In accordance with a further aspect of the invention, a process is proposed for making a support frame for an ultra-light saddle structure as described hereinbefore, according to claim 25, characterized in that it comprises the following steps: providing a first skin having at least one layer of a first material of predetermined density and relatively high mechanical strength; providing a second skin having at least one layer of a second material of predetermined density and relatively high mechanical strength; providing an intermediate core, having at least one layer of a third material whose density is lower than those of said first and second materials; providing a mold having an internal cavity of a predetermined shape, corresponding to the external shape of a support frame for a saddle structure; opening said mold and depositing said first skin thereon; laying said intermediate core on said first skin; laying said second skin on said core; hermetically closing said mold and heating it to a predetermined operating temperature; cooling said mold to a final predetermined temperature; opening said mold and removing the finished support frame.

BRIEF DESCRIPTION OF THE DRAWINGS

Further features and advantages of the invention will be more apparent from the detailed description of a preferred, non-exclusive embodiment of a saddle structure according to the invention, which is described as a non-limiting example with the help of the annexed drawings, in which:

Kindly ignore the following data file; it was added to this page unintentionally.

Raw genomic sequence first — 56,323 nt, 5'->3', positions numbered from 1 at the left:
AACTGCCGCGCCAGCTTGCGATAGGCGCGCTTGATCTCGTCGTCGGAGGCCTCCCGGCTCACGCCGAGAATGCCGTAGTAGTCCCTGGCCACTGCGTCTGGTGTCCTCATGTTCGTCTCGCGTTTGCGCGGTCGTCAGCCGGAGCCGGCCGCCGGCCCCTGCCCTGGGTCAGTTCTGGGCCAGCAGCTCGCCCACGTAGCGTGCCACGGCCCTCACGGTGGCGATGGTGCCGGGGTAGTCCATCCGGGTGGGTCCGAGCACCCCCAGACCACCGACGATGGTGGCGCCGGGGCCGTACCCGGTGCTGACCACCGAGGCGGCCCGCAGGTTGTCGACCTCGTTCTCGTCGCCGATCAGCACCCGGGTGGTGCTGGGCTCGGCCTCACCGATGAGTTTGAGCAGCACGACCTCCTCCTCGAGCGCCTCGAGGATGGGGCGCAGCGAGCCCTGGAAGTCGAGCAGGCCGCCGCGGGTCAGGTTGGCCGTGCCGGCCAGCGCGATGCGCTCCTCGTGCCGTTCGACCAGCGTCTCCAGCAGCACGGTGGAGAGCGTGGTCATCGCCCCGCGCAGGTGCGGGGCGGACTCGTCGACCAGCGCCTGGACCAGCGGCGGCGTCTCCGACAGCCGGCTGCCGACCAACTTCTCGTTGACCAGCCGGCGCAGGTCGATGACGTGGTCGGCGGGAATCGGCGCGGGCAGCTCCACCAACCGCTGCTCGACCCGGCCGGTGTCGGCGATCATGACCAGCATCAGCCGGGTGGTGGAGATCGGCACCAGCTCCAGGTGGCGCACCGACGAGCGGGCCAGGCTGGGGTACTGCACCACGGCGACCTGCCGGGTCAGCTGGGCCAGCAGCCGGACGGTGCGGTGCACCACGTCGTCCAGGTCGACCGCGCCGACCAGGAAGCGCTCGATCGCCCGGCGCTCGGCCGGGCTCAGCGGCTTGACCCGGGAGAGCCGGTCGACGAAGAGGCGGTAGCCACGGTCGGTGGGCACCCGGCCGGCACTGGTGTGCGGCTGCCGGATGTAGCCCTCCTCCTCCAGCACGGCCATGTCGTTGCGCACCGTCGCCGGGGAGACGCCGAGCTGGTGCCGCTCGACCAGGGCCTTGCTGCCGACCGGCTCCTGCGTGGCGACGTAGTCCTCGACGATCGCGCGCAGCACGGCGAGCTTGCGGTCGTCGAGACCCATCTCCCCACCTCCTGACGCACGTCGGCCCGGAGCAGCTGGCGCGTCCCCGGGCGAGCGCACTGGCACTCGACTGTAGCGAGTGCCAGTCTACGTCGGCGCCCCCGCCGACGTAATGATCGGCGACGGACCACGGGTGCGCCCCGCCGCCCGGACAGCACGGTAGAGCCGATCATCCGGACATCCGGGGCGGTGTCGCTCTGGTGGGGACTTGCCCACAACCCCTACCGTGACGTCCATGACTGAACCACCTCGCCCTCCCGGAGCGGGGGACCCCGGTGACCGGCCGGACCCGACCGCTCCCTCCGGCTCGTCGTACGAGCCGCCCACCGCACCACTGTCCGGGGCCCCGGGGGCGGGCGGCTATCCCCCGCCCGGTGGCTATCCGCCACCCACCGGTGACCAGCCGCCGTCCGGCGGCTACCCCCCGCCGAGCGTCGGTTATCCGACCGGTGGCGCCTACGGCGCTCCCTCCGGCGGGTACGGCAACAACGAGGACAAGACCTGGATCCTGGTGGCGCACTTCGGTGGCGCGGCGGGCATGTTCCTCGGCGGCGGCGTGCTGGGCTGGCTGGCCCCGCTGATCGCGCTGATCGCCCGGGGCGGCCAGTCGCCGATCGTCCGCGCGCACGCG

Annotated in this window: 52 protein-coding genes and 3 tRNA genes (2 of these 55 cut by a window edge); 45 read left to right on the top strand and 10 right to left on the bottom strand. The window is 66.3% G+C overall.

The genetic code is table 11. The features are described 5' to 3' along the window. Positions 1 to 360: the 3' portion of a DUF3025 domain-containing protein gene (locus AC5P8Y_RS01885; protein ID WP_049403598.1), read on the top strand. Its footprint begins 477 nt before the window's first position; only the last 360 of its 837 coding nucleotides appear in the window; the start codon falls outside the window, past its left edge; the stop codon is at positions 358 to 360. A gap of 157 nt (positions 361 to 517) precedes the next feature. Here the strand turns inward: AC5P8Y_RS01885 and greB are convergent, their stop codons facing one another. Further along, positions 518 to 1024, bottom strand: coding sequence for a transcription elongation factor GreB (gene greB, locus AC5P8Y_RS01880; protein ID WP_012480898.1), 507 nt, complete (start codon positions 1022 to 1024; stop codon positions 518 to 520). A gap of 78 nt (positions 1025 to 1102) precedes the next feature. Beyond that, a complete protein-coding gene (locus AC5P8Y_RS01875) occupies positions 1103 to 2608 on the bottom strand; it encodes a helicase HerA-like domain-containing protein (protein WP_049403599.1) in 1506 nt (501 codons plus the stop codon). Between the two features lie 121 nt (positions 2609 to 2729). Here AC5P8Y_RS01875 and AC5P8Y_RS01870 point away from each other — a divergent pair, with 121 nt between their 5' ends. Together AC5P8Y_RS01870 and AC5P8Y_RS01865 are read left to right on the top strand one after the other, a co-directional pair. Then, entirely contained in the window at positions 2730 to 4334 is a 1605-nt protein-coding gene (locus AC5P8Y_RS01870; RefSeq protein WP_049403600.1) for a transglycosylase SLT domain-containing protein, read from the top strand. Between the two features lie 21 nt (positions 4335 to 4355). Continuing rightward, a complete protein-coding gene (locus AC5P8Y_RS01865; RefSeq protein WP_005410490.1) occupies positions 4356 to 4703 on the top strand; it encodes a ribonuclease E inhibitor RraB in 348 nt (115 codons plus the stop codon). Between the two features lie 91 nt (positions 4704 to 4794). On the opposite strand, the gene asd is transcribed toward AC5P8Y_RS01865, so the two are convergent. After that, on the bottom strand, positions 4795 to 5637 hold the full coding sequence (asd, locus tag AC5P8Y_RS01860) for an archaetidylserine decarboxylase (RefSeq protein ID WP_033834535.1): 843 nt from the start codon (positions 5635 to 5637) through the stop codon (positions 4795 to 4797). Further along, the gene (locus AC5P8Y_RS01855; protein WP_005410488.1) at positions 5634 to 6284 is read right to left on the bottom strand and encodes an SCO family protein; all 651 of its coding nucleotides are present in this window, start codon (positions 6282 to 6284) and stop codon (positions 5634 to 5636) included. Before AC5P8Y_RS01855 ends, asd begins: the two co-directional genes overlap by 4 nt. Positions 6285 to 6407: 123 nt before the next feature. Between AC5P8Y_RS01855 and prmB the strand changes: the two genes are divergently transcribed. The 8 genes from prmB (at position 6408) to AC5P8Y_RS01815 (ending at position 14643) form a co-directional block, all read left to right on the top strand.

FIG. 1 is a side view of the saddle structure according to the invention;

FIG. 2 is an axonometric view of the support frame included in the structure according to the invention;

FIG. 3 is a view of the frame included in the structure of the invention, as taken along a plane III-III;

FIG. 4 is an enlarged view of a detail of FIG. 3.

DETAILED DESCRIPTION OF A PREFERRED EMBODIMENT

Referring to the above figures, the structure of the invention, generally designated by numeral 1, comprises a support frame 2, optionally covered with a padding 3 of resilient material, such as an elastomer, a gel or a combination thereof.

A cover layer 4 will be preferably laid on the padding 3 or directly on the frame 2 if no padding is provided, which layer may be made of imitation leather, lycra® or anyway of a soft synthetic or natural material.

Suitably, the structure 1 may have means 5 for connecting the frame 2 to a pedal-driven vehicle, such as a bicycle, a tricycle or the like. For instance, these means 5 may consist of a housing having a cavity for connection to a fork which connects the saddle to the seat post of a bicycle, which fork is known per se and is not shown.

According to the invention, the frame 2 has a first skin 6 and a second skin 7, between which a spacer core 8 is interposed.

The first skin 6 and the second skin 7 have in turn at least one layer 9 of a first lo material, and one layer 10 of a second material, which are selected among those having a predetermined density and a relatively high compressive and shear strength.

The core 8 has at least one layer 11 of a third material, whose density is lower than that of the first and second materials which form at least partly the first skin 6 and the second skin 7 respectively.